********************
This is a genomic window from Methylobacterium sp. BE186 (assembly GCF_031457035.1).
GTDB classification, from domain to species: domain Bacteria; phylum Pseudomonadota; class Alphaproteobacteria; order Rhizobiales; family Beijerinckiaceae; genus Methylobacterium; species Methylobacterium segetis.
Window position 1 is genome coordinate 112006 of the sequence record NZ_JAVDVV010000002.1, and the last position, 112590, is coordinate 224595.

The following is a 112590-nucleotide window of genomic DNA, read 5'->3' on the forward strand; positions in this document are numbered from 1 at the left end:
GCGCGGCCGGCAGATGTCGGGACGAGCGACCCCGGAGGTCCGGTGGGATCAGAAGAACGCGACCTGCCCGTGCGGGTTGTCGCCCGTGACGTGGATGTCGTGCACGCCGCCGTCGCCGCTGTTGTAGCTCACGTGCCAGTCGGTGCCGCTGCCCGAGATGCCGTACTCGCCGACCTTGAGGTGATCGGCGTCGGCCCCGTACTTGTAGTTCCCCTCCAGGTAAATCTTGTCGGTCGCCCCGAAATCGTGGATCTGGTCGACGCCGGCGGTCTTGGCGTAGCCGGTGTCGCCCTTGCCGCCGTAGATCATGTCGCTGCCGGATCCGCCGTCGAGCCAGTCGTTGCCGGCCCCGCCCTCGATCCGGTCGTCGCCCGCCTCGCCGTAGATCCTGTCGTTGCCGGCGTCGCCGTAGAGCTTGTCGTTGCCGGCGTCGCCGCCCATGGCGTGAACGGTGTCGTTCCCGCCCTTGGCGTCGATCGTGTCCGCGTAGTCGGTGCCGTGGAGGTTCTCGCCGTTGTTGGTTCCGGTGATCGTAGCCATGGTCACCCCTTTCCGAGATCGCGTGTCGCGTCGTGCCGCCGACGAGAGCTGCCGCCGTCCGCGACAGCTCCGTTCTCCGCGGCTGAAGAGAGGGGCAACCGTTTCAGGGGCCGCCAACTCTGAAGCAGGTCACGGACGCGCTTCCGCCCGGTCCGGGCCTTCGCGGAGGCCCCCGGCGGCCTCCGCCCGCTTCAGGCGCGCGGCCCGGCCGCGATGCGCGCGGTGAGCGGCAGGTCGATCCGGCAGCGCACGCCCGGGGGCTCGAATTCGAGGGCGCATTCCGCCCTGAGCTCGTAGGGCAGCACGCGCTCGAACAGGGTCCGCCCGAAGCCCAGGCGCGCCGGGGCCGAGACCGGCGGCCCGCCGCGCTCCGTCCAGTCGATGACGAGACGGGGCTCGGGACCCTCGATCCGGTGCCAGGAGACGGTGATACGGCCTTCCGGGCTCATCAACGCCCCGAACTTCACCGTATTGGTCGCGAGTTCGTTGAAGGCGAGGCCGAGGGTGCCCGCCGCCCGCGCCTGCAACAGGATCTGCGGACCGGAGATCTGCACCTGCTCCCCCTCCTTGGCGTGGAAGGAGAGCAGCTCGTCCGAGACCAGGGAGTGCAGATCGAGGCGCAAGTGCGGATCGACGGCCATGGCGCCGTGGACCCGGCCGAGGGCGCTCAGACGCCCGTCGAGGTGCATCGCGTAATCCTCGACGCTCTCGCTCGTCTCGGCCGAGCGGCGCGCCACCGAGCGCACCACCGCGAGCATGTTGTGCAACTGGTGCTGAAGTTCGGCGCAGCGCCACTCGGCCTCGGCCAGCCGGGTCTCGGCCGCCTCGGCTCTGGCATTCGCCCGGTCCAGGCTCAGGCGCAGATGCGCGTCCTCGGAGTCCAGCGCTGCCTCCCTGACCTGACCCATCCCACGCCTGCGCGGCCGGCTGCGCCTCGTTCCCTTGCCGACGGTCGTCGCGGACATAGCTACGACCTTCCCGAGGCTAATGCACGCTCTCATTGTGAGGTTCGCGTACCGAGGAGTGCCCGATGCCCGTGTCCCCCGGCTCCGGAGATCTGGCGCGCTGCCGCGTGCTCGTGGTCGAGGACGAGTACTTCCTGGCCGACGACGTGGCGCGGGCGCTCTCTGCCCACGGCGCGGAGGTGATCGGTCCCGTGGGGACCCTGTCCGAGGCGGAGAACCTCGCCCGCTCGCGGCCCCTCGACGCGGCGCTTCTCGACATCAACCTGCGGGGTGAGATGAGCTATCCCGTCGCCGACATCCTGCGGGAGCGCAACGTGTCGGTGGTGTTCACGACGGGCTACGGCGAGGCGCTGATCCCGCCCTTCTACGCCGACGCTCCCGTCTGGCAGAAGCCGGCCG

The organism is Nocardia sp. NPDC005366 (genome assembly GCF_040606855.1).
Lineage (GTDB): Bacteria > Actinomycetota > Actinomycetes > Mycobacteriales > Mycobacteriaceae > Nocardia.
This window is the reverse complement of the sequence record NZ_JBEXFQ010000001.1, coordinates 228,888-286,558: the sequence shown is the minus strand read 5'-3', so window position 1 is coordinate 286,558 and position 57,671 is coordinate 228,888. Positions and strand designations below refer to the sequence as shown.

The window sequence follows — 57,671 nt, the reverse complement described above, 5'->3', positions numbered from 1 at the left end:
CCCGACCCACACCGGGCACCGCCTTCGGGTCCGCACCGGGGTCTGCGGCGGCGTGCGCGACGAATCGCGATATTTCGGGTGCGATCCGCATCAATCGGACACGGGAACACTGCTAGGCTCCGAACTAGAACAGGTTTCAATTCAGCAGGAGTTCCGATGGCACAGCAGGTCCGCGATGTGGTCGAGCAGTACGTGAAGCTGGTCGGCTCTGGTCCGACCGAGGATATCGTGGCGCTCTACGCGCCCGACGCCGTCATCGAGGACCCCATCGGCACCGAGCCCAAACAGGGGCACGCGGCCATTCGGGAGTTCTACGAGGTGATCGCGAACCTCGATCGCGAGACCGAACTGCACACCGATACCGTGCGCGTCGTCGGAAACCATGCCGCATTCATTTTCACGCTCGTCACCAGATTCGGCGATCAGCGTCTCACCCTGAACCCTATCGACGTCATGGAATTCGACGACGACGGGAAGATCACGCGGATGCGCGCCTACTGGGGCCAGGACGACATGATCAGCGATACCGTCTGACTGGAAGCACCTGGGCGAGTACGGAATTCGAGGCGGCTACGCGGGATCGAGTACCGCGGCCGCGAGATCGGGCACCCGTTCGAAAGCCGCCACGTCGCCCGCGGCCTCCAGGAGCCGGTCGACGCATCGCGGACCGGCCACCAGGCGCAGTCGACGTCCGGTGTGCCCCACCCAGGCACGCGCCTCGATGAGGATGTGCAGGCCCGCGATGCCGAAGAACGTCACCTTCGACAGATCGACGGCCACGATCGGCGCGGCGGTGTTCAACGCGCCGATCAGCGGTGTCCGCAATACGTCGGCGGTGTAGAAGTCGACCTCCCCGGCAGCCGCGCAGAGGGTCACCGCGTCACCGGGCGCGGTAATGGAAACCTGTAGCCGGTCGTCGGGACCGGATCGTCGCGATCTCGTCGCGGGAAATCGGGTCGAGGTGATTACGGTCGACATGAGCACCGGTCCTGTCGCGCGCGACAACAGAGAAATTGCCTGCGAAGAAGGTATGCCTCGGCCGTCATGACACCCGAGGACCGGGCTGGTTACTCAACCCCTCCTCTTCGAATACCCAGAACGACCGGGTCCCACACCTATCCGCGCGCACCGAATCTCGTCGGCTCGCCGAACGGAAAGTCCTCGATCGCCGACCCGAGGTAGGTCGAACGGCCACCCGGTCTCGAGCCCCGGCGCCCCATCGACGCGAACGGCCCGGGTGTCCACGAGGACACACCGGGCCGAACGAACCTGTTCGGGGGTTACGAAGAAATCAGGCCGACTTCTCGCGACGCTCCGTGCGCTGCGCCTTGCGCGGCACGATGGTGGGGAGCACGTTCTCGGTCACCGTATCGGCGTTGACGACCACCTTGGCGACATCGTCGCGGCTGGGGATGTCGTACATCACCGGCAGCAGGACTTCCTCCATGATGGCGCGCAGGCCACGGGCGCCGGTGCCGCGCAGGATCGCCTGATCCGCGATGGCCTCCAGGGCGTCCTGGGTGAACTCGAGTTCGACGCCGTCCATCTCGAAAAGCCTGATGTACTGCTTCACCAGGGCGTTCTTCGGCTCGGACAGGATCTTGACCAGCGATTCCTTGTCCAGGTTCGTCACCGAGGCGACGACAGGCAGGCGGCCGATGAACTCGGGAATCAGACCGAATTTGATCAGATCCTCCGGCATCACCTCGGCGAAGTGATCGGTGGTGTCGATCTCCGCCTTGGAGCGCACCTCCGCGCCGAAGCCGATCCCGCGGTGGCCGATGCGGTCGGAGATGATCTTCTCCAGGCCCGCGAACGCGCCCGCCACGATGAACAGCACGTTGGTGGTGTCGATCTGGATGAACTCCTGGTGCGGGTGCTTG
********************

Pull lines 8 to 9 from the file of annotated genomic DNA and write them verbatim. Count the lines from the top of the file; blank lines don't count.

This window is the reverse complement of the sequence record NZ_JBEXFQ010000001.1, coordinates 228,888-286,558: the sequence shown is the minus strand read 5'-3', so window position 1 is coordinate 286,558 and position 57,671 is coordinate 228,888. Positions and strand designations below refer to the sequence as shown.

The window sequence follows — 57,671 nt, the reverse complement described above, 5'->3', positions numbered from 1 at the left end: